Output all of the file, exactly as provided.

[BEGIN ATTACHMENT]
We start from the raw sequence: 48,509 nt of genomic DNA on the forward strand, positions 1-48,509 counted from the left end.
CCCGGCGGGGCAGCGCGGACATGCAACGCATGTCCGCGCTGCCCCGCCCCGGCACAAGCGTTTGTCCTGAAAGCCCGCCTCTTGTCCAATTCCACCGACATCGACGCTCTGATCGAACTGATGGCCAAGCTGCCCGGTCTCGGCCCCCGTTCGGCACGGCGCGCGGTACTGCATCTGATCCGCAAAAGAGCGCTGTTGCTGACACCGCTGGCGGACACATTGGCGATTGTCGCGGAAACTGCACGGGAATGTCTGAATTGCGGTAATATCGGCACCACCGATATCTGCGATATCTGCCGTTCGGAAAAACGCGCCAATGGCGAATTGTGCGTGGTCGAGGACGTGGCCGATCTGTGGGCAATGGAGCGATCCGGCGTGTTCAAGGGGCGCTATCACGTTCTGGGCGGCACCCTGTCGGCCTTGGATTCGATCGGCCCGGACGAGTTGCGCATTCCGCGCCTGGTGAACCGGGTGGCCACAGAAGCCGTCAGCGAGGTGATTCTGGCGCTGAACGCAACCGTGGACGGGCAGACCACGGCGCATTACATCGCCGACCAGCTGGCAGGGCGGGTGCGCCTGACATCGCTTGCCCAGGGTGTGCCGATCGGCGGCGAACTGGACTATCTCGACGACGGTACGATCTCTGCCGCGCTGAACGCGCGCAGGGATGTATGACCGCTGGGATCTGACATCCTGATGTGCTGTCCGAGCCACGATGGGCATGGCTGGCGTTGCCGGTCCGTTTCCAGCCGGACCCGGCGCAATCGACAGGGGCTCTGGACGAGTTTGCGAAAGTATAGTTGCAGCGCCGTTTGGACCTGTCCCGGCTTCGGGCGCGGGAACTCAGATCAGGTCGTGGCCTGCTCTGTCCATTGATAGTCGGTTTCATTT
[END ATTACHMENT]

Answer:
We start from the raw sequence: 48,509 nt of genomic DNA on the forward strand, positions 1-48,509 counted from the left end.
CCCGGCGGGGCAGCGCGGACATGCAACGCATGTCCGCGCTGCCCCGCCCCGGCACAAGCGTTTGTCCTGAAAGCCCGCCTCTTGTCCAATTCCACCGACATCGACGCTCTGATCGAACTGATGGCCAAGCTGCCCGGTCTCGGCCCCCGTTCGGCACGGCGCGCGGTACTGCATCTGATCCGCAAAAGAGCGCTGTTGCTGACACCGCTGGCGGACACATTGGCGATTGTCGCGGAAACTGCACGGGAATGTCTGAATTGCGGTAATATCGGCACCACCGATATCTGCGATATCTGCCGTTCGGAAAAACGCGCCAATGGCGAATTGTGCGTGGTCGAGGACGTGGCCGATCTGTGGGCAATGGAGCGATCCGGCGTGTTCAAGGGGCGCTATCACGTTCTGGGCGGCACCCTGTCGGCCTTGGATTCGATCGGCCCGGACGAGTTGCGCATTCCGCGCCTGGTGAACCGGGTGGCCACAGAAGCCGTCAGCGAGGTGATTCTGGCGCTGAACGCAACCGTGGACGGGCAGACCACGGCGCATTACATCGCCGACCAGCTGGCAGGGCGGGTGCGCCTGACATCGCTTGCCCAGGGTGTGCCGATCGGCGGCGAACTGGACTATCTCGACGACGGTACGATCTCTGCCGCGCTGAACGCGCGCAGGGATGTATGACCGCTGGGATCTGACATCCTGATGTGCTGTCCGAGCCACGATGGGCATGGCTGGCGTTGCCGGTCCGTTTCCAGCCGGACCCGGCGCAATCGACAGGGGCTCTGGACGAGTTTGCGAAAGTATAGTTGCAGCGCCGTTTGGACCTGTCCCGGCTTCGGGCGCGGGAACTCAGATCAGGTCGTGGCCTGCTCTGTCCATTGATAGTCGGTTTCATTT